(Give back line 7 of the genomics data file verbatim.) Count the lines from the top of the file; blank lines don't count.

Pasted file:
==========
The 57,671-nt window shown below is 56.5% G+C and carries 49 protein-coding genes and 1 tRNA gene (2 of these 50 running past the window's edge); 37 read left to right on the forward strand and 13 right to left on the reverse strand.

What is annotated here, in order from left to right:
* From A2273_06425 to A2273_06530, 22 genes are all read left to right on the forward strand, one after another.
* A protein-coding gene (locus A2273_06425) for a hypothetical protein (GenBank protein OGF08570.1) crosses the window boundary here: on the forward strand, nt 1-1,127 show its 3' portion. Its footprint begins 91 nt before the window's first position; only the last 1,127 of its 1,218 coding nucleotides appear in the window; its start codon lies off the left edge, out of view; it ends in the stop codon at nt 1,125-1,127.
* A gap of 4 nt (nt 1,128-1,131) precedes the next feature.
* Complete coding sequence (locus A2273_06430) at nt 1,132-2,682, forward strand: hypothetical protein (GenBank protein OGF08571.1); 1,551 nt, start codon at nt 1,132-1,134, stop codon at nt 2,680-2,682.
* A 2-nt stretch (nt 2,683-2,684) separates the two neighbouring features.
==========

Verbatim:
* A 2-nt stretch (nt 2,683-2,684) separates the two neighbouring features.